Can I Eliminate Suffering From My Life?

Can I Eliminate Suffering From My Life? August 25, 2023

Image by photosforyou / Pixabay

Why do we suffer? When we ask this question, there are so many additional questions behind it. What do we mean by suffering? Is there good suffering, or maybe a good way to suffer? German philosopher Nietzsche notes:

“Man, the bravest animal and most prone to suffer, does not deny suffering as such: he wills it, he even seeks it out, provided he is shown a meaning for it, a purpose of suffering.”

I have a weird interest in the idea of suffering. I don’t think it’s unhealthy, but maybe more than most. Growing up as a Fundamentalist, we didn’t focus too much on the suffering of Jesus on the cross. We had empty crosses because Jesus was victorious. And I’ve written on there before – check it out here.

When we look at Nietzsche, we see 3 traits of suffering.

1. All Animals Suffer

While all animals suffer (and new research shows that plants are more self aware than we previously thought), Nietzsche thinks we suffer more. Or at least we’re more prone to suffering than most animals. This may be due to our ability to plan for the future, creating anxiety about the things that are yet to happen. It might be our love of violence and oppression as a species.

Christianity is not afraid of the idea that we all suffer. We often talk about the necessity of death for new life. The flowers fall in winter and are renewed in the spring. The death of the flower is suffering, yet there is a hope for new life in spring. The flower must pass through the suffering to receive the renewal.

2. We Seek Out Our Own Destruction

We all know someone who seemingly loves drama. Some people are never happy and always seem to be fighting with someone. While this may not seem like suffering, this puts a toll on that person that weighs them down. They might be suffering without anyone knowing.

We can of course talk about the obvious suffering we choose when we engage in war. We see the destruction we choose when we wage war. It’s not an easy decision, and it’s hard to know what is good about war. I talk about that a little in this article. While I don’t know what the “right Christian” position is on war, I know that we should constantly work towards peace.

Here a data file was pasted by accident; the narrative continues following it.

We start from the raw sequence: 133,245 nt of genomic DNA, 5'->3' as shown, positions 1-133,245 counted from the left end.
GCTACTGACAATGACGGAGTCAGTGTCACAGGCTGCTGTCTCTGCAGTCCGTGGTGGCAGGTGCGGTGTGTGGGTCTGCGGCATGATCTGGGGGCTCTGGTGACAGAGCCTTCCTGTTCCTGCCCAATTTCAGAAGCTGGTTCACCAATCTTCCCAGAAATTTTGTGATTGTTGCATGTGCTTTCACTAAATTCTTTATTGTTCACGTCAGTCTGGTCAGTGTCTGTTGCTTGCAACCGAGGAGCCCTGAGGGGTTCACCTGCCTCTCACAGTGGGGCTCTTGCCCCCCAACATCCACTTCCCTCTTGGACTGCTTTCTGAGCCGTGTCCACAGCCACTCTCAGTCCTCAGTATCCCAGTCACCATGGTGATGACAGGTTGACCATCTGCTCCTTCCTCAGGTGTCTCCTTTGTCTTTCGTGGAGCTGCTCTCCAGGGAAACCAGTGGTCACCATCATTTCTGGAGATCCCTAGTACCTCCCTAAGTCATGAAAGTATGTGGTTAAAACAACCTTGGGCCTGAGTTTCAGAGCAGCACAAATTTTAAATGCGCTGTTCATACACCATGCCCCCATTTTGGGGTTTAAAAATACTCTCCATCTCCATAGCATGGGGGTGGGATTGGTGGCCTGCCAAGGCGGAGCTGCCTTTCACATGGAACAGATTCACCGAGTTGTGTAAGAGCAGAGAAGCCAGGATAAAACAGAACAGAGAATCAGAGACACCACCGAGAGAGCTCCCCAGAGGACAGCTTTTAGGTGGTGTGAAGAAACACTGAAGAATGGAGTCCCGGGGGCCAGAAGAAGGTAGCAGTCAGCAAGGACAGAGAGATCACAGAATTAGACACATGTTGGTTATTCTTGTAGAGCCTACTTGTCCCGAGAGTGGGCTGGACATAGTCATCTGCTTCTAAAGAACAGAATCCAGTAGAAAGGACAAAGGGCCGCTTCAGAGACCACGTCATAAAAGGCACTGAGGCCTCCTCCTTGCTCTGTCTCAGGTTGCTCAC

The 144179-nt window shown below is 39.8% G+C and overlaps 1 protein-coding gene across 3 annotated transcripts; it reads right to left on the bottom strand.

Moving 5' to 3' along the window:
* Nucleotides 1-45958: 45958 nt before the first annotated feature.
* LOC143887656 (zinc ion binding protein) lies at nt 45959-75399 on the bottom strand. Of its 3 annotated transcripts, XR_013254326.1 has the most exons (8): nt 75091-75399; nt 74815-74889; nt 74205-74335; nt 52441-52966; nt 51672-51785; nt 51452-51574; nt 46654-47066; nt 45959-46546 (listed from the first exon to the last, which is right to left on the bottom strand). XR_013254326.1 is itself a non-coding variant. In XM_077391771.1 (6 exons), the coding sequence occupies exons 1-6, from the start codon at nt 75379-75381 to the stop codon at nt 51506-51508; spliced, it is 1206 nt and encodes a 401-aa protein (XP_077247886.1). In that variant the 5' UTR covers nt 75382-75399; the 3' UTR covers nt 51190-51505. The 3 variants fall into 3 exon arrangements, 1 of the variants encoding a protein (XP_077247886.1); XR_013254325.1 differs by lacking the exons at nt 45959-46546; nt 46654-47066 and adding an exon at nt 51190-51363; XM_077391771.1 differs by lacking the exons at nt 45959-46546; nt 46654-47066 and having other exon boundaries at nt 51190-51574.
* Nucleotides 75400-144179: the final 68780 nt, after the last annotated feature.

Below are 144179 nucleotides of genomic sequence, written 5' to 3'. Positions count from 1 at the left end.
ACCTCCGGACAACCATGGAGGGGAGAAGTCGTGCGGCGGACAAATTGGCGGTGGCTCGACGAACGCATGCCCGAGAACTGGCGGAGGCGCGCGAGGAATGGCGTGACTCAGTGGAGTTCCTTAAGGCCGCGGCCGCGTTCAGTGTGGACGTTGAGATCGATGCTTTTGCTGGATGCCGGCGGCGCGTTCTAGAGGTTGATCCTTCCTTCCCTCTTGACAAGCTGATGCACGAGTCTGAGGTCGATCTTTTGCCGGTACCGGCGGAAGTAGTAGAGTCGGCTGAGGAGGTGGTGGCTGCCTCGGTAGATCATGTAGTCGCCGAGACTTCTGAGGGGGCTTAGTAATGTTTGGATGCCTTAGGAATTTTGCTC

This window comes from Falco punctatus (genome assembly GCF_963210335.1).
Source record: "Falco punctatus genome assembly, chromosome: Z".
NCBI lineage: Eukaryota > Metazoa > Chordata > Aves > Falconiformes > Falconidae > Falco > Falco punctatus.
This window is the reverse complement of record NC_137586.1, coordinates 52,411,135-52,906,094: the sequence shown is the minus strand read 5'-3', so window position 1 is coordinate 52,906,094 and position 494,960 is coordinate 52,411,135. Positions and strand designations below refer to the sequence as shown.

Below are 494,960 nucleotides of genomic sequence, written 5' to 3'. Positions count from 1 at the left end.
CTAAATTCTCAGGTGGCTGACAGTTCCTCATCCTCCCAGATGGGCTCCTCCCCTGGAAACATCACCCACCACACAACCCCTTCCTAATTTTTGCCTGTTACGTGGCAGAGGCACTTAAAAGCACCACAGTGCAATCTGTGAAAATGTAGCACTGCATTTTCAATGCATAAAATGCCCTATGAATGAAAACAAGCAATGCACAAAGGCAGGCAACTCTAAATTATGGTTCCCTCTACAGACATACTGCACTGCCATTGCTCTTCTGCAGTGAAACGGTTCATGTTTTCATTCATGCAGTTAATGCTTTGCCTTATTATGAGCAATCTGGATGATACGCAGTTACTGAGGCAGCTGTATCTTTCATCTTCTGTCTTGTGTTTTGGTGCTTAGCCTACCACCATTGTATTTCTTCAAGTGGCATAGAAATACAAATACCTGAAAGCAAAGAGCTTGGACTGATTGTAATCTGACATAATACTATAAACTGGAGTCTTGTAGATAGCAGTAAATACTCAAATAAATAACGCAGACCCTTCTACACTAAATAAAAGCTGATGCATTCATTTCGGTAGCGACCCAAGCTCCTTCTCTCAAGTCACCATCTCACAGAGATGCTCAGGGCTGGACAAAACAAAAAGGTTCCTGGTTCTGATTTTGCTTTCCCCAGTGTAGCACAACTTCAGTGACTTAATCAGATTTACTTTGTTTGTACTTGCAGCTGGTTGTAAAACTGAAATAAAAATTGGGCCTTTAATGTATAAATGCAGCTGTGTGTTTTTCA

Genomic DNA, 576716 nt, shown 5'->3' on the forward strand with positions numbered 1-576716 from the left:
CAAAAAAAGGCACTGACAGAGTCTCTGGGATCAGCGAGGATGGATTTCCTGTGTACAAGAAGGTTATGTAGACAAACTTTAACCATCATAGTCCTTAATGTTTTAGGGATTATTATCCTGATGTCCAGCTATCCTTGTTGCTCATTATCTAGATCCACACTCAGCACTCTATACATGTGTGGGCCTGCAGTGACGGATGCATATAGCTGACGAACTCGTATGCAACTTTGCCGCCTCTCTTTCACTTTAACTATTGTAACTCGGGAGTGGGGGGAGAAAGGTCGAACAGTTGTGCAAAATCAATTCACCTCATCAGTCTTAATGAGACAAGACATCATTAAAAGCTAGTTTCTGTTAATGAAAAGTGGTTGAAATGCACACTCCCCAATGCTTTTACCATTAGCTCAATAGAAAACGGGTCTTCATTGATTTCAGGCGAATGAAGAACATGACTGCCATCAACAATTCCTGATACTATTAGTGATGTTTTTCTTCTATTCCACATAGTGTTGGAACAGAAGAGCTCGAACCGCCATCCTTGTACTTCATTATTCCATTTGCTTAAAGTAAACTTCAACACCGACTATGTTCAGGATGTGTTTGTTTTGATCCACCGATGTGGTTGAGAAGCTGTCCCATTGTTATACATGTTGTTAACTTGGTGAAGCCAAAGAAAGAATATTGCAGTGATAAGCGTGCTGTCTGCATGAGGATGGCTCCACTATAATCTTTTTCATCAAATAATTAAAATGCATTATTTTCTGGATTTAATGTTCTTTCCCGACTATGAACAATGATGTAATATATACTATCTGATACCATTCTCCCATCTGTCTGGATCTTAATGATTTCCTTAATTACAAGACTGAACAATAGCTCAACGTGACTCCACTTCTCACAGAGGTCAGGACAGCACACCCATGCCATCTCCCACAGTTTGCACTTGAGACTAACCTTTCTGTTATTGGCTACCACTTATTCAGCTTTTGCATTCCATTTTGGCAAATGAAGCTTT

3. Suffering Can Have A Purpose

This is an important piece for me. I used to be Reformed and saw the will of God as an unstoppable force. This unfolding story of God’s glory included the suffering of the world. Sometimes, God’s glory required the suffering of many.

I’ve left that concept of God and their will. I instead see purpose in an existential lens. I think Nietzsche would agree with me, but suffering does not have an inherent purpose. I no longer think that God gives us adversaries to build our character or spiritual life. Even though I would have agreed with that a few years ago, I now find that hard to swallow.

It is our job to find a purpose in our suffering. We can (and probably should) use our religious framework and language to make meaning, but to attribute the evils of the world to God’s will seems problematic at worst and cruel at least.

What Now?

Why do we suffer and can we eliminate it? There are things we can do to lessen the amount of suffering we experience. We can change the suffering we let in our lives, but we’ll never eliminate suffering. We are in a world that suffers, and to be is to experience all that is to experience.

We will always experience the suffering of being embodied, of growing older and failing bodies. We can use our religious traditions to grow in wisdom and make decisions that can limit the unnecessary suffering of ourselves and others. At the end of the day, we can create a narrative to use the suffering to strengthen ourselves and help those around us.

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